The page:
02/03/2012 17:02 GMT | Updated 02/05/2012 06:12 BST

Stuart Hogg: The Latest Rugby Star to Emerge From the Scottish Borders

Scottish Rugby fans have had little to cheer about in the Six Nations so far this year. The northern hemisphere's flagship tournament has seen the Scots post three losses from three games.

An injury plague of biblical proportions has also seen coach Andy Robinson's hand forcibly turned towards a policy of blooding youngsters. Ironically, the subsequent performances from the likes of Lee Jones, David Denton and Stuart Hogg has turned out to be among the few high points of a beleaguered campaign.

In particular, it is Stuart Hogg who has grasped his opportunity with an exciting, creative vigour not seen since the early years of Chris Paterson, Gregor Townsend or even Jim Renwick.

Much like these erstwhile legends of Scottish Rugby, Hogg also hails from the Scottish Borders.

An infamous hotbed of passionate rugby fervour famed for producing talented oval ball specialists with the frequency of a conveyor belt. Whilst the region forms only one four-hundredth of the population of Scotland it has through the years provided one sixth of its International rugby players.

An extraordinary statistic that continues with today's crop of Borders stars gracing the Murrayfield turf. In addition to Stuart Hogg (Hawick) there is Lee Jones (Selkirk), Greig Laidlaw (Jedburgh), Geoff Cross (Galashiels), Kelly Brown (Earlston) and current captain Ross Ford (Kelso). All this seems ever the more remarkable when you consider that the Border Reivers professional side was indefinitely closed by the Scottish Rugby Union in 2007.

The Borders is an area that has also suffered more than most in the recent economic downturn. A once rich textile and woollen mill industry which fuelled these small but prosperous towns is now a shadow of its former self. Beeching's cuts in the sixties and seventies cut the region off from the rail network and more recent disasters such as the Foot & Mouth outbreak in 2001 have proven costly.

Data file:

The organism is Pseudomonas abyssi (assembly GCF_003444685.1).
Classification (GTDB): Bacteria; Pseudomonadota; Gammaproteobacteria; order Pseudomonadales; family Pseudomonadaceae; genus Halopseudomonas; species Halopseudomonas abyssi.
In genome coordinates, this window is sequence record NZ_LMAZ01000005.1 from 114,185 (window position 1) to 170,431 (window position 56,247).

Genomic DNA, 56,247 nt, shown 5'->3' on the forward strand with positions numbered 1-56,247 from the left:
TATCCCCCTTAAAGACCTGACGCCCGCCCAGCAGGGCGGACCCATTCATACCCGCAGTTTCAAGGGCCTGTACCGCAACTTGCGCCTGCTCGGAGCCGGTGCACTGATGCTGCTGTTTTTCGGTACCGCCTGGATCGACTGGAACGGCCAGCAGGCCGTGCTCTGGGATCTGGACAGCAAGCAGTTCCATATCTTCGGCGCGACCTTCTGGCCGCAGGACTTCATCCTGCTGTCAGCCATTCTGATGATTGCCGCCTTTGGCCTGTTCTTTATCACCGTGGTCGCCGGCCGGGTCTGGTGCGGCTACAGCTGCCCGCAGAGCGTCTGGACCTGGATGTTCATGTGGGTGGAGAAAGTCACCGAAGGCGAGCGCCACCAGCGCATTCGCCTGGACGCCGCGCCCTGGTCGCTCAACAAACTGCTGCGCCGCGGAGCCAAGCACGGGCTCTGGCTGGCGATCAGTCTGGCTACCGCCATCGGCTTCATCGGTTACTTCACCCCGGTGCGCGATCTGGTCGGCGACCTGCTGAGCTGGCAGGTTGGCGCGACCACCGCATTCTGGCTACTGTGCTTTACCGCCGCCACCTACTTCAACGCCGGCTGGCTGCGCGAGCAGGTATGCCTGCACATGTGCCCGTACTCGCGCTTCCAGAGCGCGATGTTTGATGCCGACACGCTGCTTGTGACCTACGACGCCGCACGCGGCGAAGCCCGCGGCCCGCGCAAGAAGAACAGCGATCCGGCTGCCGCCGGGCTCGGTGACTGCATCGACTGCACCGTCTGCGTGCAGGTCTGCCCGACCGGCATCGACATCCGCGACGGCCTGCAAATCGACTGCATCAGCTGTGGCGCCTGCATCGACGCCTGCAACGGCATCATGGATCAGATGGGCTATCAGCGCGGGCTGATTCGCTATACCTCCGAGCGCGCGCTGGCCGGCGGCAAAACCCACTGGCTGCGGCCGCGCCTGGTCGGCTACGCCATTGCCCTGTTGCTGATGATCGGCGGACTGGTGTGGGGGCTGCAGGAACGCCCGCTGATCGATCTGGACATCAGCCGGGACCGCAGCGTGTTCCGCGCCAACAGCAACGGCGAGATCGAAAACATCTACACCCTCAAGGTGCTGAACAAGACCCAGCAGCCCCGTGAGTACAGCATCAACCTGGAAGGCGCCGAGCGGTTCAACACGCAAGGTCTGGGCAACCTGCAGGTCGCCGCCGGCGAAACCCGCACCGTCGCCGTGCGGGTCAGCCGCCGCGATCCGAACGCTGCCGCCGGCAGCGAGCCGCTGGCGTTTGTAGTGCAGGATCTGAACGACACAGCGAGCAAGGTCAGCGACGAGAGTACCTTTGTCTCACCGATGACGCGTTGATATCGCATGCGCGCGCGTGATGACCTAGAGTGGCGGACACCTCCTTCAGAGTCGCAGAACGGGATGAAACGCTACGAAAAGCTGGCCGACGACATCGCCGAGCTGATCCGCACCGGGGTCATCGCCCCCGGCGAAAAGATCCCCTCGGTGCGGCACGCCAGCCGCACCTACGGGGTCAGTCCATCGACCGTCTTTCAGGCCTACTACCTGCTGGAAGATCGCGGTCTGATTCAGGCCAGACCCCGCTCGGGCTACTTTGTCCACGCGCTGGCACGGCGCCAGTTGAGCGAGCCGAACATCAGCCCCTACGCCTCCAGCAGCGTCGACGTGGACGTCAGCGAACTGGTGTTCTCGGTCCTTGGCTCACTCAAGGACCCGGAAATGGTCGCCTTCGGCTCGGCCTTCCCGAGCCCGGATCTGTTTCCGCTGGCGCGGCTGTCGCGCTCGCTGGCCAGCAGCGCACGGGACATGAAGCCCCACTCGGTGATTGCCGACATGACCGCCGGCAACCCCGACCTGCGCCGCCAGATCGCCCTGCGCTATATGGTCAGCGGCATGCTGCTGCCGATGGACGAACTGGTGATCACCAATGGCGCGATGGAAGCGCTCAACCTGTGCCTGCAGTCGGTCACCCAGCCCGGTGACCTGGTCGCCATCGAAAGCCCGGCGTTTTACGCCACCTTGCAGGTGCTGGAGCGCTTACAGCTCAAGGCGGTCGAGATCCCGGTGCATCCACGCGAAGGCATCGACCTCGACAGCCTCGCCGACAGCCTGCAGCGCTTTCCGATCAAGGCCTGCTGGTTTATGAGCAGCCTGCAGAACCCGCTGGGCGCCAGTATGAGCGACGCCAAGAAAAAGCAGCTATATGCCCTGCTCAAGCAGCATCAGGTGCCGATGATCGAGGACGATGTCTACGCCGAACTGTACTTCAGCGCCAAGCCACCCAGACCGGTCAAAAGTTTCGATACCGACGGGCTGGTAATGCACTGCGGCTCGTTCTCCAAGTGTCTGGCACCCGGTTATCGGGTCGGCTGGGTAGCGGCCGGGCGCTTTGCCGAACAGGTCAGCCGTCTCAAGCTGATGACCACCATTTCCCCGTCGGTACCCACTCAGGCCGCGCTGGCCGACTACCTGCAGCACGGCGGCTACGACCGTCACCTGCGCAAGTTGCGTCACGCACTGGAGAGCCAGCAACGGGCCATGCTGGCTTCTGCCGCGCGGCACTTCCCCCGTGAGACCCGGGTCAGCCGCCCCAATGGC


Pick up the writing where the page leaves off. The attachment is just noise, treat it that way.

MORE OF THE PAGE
The past 15 years has seen a, somewhat inevitable, steady migration of young people to the cities of Edinburgh and Glasgow in search of education and employment. This has left behind not only a difficult economic legacy for towns such as Galashiels and Hawick, but also a near decimation of players to continue the fine Borders' rugby tradition.

However, through a combination of fantastic rugby development work at youth and school level and a slow but successful adaptation to the new professional rugby landscape, there seems to be something of a renaissance amongst the rugby folk of the Borders. Stuart Hogg is very much a product of this renewed endeavour.

A proud son of Hawick, his father John Hogg played for Hawick Rugby Club and had the distinguished honour of being elected Cornet of the famous Hawick Common Riding in 1983.

Stuart and his brother Graham cut their rugby teeth endlessly playing full contact rugby in the swing park off the towns Weensland Road and making their way through the well-worn Hawick rugby youth structure.

However, it was at Mansfield Park, the home of Hawick Rugby Club where he honed his inimitable running style and fearless broken field attacking play. He quickly came to prominence for the senior side as both a brilliant utility back and a devastating sevens specialist. Persuaded by former test player Richie Gray to join his BASE Rugby course at Borders College, Hogg was provided a crucial pathway to professional rugby. From there he was capped at all Scotland age grade levels and signed by Glasgow Warriors as a development player in 2011.

By the time the Six Nations came round this year he was listed in the Scotland A team. Out of the blue this second string side pulled off a shock victory over a much-fancied England Saxons side at Netherdale with Hogg scoring a fabulous try in the process.

His mazy run broke through several England tackles before he touched the ball down and became an overnight YouTube sensation. Pressure from fans and the media for him to be called into senior side saw him make the bench for the Scotland v Wales match in Cardiff. An injury to Max Evans then propelled Hogg on to the pitch for his first full cap and go on to make one of his blistering trademark breaks and nearly score a try. A star was born. He then went on to deliver substance to the hype in the following game against France at Murrayfield with a brilliant try in the opening exchanges and an electrifying performance throughout.

From here Stuart Hogg and his fellow young stars will hope to turn around the fortunes of the national side over the next decade or so. For the region that birthed Hogg and his fellow Internationalists their success will provide inspiration and hope for the next generation of young, rugby-mad players. Hope that the rich tradition of providing top quality rugby will continue for years to come.